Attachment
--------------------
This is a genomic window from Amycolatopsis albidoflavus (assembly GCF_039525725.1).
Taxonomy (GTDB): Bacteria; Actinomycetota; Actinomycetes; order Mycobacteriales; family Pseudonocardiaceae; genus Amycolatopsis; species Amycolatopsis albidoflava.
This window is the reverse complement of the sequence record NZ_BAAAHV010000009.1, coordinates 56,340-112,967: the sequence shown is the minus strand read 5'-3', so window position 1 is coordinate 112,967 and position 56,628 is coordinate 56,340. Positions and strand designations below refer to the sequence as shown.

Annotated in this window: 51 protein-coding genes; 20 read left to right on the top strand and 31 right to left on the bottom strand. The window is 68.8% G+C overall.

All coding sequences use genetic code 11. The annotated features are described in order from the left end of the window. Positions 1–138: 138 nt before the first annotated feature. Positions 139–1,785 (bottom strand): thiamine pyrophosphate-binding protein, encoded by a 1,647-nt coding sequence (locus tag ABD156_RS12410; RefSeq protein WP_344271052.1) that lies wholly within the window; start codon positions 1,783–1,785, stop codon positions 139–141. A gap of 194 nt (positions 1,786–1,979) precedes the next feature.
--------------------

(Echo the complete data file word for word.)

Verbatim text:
This is a genomic window from Amycolatopsis albidoflavus (assembly GCF_039525725.1).
Taxonomy (GTDB): Bacteria; Actinomycetota; Actinomycetes; order Mycobacteriales; family Pseudonocardiaceae; genus Amycolatopsis; species Amycolatopsis albidoflava.
This window is the reverse complement of the sequence record NZ_BAAAHV010000009.1, coordinates 56,340-112,967: the sequence shown is the minus strand read 5'-3', so window position 1 is coordinate 112,967 and position 56,628 is coordinate 56,340. Positions and strand designations below refer to the sequence as shown.

Annotated in this window: 51 protein-coding genes; 20 read left to right on the top strand and 31 right to left on the bottom strand. The window is 68.8% G+C overall.

All coding sequences use genetic code 11. The annotated features are described in order from the left end of the window. Positions 1–138: 138 nt before the first annotated feature. Positions 139–1,785 (bottom strand): thiamine pyrophosphate-binding protein, encoded by a 1,647-nt coding sequence (locus tag ABD156_RS12410; RefSeq protein WP_344271052.1) that lies wholly within the window; start codon positions 1,783–1,785, stop codon positions 139–141. A gap of 194 nt (positions 1,786–1,979) precedes the next feature.